William Shakespeare

(26 April 1564 - 23 April 1616 / Warwickshire)

A Fairy Song - Poem by William Shakespeare

Over hill, over dale,
Thorough bush, thorough brier,
Over park, over pale,
........................
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Comments about A Fairy Song by William Shakespeare

  • Michael Pruchnicki (4/8/2010 8:59:00 AM)

    Enough already! As I read Shakespeare's 'A Fairy Song' I could hear in the background the music and lyrics of 'The Caissons Go Rolling Along, ' and the arcane argument posited by Craddock rang false to my ears the more those phantom lyrics played and I wondered why all the fuss and bother about 'our first dictionary' according to Doctor Johnson!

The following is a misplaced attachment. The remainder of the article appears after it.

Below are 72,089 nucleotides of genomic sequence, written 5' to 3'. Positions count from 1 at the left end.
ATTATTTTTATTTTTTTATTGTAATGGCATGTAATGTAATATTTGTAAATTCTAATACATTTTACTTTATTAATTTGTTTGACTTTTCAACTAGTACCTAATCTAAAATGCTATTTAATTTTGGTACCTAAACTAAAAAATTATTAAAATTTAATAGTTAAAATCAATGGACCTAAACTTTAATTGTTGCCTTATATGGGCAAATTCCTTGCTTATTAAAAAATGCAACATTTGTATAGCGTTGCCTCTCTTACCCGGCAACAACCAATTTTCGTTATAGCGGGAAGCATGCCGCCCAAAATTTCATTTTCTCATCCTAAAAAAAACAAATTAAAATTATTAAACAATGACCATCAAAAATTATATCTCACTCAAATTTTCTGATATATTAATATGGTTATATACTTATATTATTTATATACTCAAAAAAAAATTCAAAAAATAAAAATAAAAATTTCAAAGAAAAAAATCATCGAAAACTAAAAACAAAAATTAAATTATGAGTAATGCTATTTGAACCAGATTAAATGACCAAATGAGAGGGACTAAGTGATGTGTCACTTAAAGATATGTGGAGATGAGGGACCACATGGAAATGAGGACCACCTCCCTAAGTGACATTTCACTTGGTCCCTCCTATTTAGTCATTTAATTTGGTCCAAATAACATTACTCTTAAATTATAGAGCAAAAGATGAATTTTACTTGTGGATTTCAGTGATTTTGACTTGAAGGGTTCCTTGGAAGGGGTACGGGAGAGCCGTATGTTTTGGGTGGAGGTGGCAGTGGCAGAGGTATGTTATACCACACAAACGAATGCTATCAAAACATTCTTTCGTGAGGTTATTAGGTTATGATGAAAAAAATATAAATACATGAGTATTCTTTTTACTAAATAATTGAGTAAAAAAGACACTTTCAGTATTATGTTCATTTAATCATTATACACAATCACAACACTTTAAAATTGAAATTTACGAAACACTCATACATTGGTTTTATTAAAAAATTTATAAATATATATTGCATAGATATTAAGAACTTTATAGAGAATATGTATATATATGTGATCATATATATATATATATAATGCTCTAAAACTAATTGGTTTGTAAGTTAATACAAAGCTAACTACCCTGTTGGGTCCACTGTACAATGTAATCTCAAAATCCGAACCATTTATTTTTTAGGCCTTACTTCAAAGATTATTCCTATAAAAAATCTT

Listen to the following with that inner ear and trust me -

    Over hill, over dale
    As we hit the dusty trail,
    And those caissons go rolling along.
    In and out, hear them shout,
    Counter march and right about,
    And those caissons go rolling along.

    Perhaps the man who wrote the original version of 'Caissons' had read Shakespeare's play while serving as an artillery man on some distant outpost of the American empire prior to World War One! We'll never know for sure exactly where Edmund L. Gruber got the inspiration to write the lyrics that are still heard at gatherings of artillerymen in the US Army!

    Let me go and hang a pearl in some cowslip's ear! (Report) Reply

    2 person liked.
    2 person did not like.
  • Terence George Craddock (4/8/2010 2:21:00 AM)

    'I must go seek some dewdrops here,